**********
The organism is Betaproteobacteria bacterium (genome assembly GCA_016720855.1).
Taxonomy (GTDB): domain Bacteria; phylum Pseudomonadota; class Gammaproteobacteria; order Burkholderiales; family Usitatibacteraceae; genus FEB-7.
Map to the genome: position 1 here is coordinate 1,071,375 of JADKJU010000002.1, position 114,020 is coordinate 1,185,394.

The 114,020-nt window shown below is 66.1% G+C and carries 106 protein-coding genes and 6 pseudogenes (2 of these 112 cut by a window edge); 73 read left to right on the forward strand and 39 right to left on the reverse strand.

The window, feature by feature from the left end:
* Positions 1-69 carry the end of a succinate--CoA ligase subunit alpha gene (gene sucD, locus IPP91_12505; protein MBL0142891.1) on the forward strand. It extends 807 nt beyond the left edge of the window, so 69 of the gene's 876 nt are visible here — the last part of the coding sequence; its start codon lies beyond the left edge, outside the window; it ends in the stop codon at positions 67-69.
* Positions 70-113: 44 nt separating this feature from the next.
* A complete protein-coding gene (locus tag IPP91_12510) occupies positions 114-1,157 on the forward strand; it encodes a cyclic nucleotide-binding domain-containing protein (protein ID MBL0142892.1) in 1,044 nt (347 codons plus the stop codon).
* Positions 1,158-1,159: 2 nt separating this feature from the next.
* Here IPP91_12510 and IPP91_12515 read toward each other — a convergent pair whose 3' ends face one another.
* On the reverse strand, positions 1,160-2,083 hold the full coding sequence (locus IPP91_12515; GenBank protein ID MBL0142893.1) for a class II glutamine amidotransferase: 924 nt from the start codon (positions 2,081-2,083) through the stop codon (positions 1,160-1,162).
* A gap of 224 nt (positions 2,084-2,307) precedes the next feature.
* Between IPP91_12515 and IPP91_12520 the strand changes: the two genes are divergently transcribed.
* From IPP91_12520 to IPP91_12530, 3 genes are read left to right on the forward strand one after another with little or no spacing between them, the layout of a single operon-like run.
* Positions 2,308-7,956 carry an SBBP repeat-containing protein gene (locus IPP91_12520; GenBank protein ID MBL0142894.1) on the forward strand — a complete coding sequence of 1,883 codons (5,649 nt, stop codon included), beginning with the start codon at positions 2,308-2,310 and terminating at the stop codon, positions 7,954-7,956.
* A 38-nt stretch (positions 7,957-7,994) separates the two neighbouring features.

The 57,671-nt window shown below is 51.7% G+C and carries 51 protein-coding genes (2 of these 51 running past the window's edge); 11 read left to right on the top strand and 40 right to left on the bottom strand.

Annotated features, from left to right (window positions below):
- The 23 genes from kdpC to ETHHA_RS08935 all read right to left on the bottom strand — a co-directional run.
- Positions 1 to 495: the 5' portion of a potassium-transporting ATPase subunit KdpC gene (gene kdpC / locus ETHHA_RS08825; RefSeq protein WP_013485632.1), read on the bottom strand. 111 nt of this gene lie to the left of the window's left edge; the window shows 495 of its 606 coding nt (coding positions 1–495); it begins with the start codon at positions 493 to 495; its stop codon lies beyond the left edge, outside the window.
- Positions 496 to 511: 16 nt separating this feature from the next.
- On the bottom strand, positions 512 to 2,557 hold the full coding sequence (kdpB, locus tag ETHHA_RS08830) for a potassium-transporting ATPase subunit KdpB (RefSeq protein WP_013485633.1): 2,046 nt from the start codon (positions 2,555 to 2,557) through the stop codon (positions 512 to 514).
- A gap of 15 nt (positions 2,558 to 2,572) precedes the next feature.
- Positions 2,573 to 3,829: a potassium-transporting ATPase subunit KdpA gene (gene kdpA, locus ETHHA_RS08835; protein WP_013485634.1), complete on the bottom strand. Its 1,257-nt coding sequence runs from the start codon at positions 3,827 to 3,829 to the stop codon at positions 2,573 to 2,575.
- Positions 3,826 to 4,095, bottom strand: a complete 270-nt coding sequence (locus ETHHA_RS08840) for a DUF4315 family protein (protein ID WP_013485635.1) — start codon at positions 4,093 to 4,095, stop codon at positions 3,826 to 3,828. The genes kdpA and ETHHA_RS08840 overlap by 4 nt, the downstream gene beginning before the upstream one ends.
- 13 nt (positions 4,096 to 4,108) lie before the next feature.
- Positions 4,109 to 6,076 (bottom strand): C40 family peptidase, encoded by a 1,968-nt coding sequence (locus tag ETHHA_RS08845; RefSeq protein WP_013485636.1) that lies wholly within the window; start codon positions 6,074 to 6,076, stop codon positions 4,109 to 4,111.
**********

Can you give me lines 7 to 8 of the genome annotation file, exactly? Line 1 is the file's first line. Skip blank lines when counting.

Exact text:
* Positions 70-113: 44 nt separating this feature from the next.
* A complete protein-coding gene (locus tag IPP91_12510) occupies positions 114-1,157 on the forward strand; it encodes a cyclic nucleotide-binding domain-containing protein (protein ID MBL0142892.1) in 1,044 nt (347 codons plus the stop codon).